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1,000 Black Gun Owners Plan Pro-Second Amendment Walk in Oklahoma

They will be arriving in peace and hoping to carry a message.

Omar Chatman, 41, is one of the organizers for 1,000 brothers and sisters in arms, a pro-Second Amendment walk planned for Saturday led primarily by Black gun owners in Oklahoma.

The demonstration, which will begin at 2 p.m. at Ralph Ellison Memorial Library, is intended to bring attention to the fact that Black Americans’ constitutional rights to carry firearms are not often respected, Chatman said.

All are welcome to march in solidarity with the group, which expects between 200 and 300 people to attend what they are saying will be a peaceful mile walk to the Governor’s Mansion.

“As an African American, it’s important to send a message to the governor and president that we aren’t going to allow people to come into our communities and brutalize us,” Chatman said. “That goes for corrupt police officers, white supremacists, and criminals. Criminals have no color. It doesn’t matter if you are a Black man, white man, Asian or Hispanic.

“If you come into our community, know we are armed.”

Many in attendance on Saturday are expected to be openly carrying firearms, which is legal. In Oklahoma, citizens age 21 or older can carry a firearm in public without a permit, and active-duty military personnel or veterans age 18 or older are allowed to carry a firearm in public without a permit.

Felons, persons adjudicated with mental illness or those with domestic violence convictions are prohibited from carrying a firearm, according to Oklahoma’s Constitutional Carry Law, which went into effect in November.

Overall, four in 10 Americans say there is a firearm in their household, according to a 2017 study by Pew Research Center. Broken down by race, 24% of African Americans say they personally own a gun, compared with 36% of whites and 15% of Hispanics.

“Black folks and guns usually get a negative stereotype reaction like: ‘What is that guy doing with a gun?’” says Philip Smith, the president and founder of the National African American Gun Association. “Does law enforcement, or more importantly larger society, view Black men with firearms in a certain way? Let’s have that discussion.”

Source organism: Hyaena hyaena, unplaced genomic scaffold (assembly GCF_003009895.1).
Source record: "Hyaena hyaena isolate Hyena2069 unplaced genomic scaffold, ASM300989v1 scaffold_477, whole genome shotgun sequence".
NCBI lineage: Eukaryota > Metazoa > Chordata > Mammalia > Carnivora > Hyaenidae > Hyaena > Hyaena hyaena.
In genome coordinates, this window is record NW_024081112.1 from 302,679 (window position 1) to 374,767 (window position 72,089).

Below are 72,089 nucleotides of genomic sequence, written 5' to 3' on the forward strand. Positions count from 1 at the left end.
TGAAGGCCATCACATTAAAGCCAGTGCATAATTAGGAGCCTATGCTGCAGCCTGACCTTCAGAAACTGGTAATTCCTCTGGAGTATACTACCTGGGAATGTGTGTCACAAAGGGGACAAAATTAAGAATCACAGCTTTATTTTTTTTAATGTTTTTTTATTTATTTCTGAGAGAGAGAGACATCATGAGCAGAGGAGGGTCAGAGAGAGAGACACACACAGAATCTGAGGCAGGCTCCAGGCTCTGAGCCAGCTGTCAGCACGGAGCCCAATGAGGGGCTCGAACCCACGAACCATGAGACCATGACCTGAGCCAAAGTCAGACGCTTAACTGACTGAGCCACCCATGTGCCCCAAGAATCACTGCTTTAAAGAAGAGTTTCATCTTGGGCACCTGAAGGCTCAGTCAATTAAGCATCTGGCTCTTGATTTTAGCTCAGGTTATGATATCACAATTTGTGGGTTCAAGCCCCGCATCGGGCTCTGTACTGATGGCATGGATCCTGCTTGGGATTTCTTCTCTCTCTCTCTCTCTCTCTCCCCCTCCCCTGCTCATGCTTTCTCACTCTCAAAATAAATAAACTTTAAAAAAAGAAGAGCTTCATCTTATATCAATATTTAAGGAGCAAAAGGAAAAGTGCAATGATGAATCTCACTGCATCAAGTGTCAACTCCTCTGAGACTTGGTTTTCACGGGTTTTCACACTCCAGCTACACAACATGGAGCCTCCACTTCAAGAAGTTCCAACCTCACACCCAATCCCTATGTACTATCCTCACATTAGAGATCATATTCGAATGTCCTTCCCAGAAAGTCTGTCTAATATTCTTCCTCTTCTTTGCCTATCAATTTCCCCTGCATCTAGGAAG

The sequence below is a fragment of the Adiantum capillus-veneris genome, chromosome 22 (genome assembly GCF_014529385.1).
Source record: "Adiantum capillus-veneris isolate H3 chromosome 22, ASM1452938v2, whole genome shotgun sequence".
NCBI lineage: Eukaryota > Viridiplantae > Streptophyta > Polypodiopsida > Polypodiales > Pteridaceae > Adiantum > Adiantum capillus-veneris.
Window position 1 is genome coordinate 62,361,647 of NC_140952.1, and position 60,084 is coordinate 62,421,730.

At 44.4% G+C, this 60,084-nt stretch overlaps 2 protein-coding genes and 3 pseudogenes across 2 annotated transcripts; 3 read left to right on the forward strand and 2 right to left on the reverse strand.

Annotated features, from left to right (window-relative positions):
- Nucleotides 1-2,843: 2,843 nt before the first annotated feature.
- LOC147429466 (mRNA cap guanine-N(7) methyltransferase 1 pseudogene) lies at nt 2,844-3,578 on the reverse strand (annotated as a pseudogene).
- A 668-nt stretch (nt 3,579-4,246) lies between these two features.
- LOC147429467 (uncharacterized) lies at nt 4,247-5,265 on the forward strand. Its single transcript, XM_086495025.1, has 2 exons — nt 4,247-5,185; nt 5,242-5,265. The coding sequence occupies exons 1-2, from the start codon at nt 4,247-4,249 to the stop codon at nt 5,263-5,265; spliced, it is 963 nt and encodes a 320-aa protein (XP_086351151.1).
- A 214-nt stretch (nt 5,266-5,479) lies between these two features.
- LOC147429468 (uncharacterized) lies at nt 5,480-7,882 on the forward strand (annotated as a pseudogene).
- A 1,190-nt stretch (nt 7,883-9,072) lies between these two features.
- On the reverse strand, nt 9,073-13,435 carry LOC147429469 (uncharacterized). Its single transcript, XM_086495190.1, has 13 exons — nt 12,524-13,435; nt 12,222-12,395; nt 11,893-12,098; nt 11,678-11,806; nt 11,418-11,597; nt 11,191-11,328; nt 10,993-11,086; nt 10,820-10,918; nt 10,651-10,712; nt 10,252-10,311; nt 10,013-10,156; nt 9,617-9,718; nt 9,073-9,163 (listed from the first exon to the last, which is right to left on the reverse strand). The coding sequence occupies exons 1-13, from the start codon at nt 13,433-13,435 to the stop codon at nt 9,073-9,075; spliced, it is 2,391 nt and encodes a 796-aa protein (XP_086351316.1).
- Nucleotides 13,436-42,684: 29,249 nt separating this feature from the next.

Chatman himself said he will bring his AR-15 semi-automatic rifle which he has carried openly on the streets many times before.

“I have encountered the police and observed them while holding my gun from a safe distance,” Chatman said. “I’ve been displeased with every encounter. They treat Black men with guns with condescension and sarcasm. They should engage us as they would anyone else.”

In light of the death of George Floyd in Minneapolis after a white officer knelt on his neck for nearly nine minutes, protests and rallies against racial injustice and police brutality have been ongoing across the country.

As part of the walk, the group is also demanding action on four separate issues.

The group wants District Attorney David Prater to reopen the case in the death of C.J. Pettit Jr., who was killed by a Midwest City police officer in 2015.

The group is demanding the state legislature enact laws that would hold officers accountable when they are found to be at fault in any incident of police activity.

They want officers to be required to carry their own liability insurance and they are demanding the International World Court to investigate the United States for human rights violations of its Black population.

“This is for the betterment of mankind,” says Michael Washington, an organizer for the group. “We are saying that we should have the right to wear our weapon on our shoulder and the Second Amendment is the way to do that. We have a right to protect ourselves because we are tired of this crap and the United States promoting the killing of African Americans.”

Oklahoma City Police Capt. Larry Withrow said his office was unaware of a planned demonstration but reiterated that the group is within its rights to peacefully assemble with firearms present.

“Their rights to do that are perfectly legal,” Withrow said. “We would have people to respond in case something were to happen but would not try and stop it unless there was some illegal activity.”


Source: The Oklahoman

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More Black Women in The U.S. Are Becoming Interested in Gun Ownership

Gun ownership amongst Black women is on the rise. An increase in firearm sales is largely tied to self-defense and appears to be a growing movement among Black women across the country.

black gun ownership

A study by the Pew Research Center found almost two-thirds of Black households now viewed gun ownership as a ‘necessity’, compared to less than a third in 2012.